— written by Sarah Schlichter

snow carHere in the Northeast, we’re bracing for a winter walloping. A storm moving into the region today could bury New England in several feet of snow and has already forced the cancellation of thousands of flights into and out of area airports.

While past winter storms have resulted in notoriously bad experiences for fliers — like being stuck in a JetBlue plane on the tarmac for up to 11 hours back in 2007 — the Associated Press reports that airlines are now taking a more proactive approach, canceling flights in advance whenever bad weather is expected. Keeping fliers out of airports and planes safely on the ground may lead to a backed-up schedule after the storm, but should minimize those agonizing tales of hours stuck on a plane or sleeping in the airport for days at a time.

Essential Winter Travel Tips

For today’s Friday Free-for-All, we want to hear about the worst weather-related experience you’ve suffered while traveling. A extra-long flight delay? A hurricane-soaked week in the Caribbean? Post your story in the comments below.

And for all those in the path of today’s storm, stay safe!

Escape the Cold: 8 Warm Weather Winter Vacations

— written by Sarah Schlichter

florence view woman italyHave you studied or volunteered abroad, or worked as an expat in a foreign country? In this week’s Friday Free-for-All, we want to hear about your experiences of living in a country outside your own. Your story could be used in a future IndependentTraveler.com article!

We’re looking for answers to the following questions:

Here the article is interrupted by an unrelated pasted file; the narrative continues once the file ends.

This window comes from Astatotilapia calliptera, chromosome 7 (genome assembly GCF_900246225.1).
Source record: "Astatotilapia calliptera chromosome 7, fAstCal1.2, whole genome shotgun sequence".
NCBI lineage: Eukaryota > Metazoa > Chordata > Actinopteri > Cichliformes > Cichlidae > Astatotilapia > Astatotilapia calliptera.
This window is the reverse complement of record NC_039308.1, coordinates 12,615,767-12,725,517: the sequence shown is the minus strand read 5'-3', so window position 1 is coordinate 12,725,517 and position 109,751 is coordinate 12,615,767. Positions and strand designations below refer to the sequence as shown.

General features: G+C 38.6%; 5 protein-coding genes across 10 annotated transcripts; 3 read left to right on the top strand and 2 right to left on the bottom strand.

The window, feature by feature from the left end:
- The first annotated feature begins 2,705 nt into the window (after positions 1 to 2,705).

1. Where did you live, and for how long?

2. How did you do it? (Examples: study abroad program, teaching English as a second language, Peace Corps, etc.)

3. What’s one piece of advice you’d give another traveler who wants to live in that country?

Leave your answers in the comments below by 11:59 p.m. ET on Monday, February 4, 2013. We’ll choose one commenter at random to win an IndependentTraveler.com travel mug. Be sure to include a valid e-mail address so we can notify you in case you win!

Living Abroad: 4 Ways to Make It Happen

— written by Sarah Schlichter

oops signWe’ve all heard the old saw about lemons and lemonade, and nowhere is it more apt than travel. Maybe you’ve parlayed getting lost into an unexpectedly rewarding detour, or an hours-long flight delay into the opportunity to chat with friendly fellow travelers. But even when your trip is spiraling down into a fiasco of epic proportions, you can almost always get one thing out of it: a good story to tell later.

In this week’s Friday Free for All, we’re looking for those stories. Tell us about a travel snafu that turned funny or entertaining — if only in retrospect. I’ll kick things off with my own anecdote, as documented in The Most Awkward Moments in Travel:

“My gate was set to close in 15 minutes. In my frantic dash through the airport, I attempted to breeze past an older woman on a moving walkway, but accidentally clipped her with my backpack. ‘Sorry!’ I called over my shoulder with an apologetic wave. ‘EXCUSE YOU!’ she hollered furiously at my retreating back.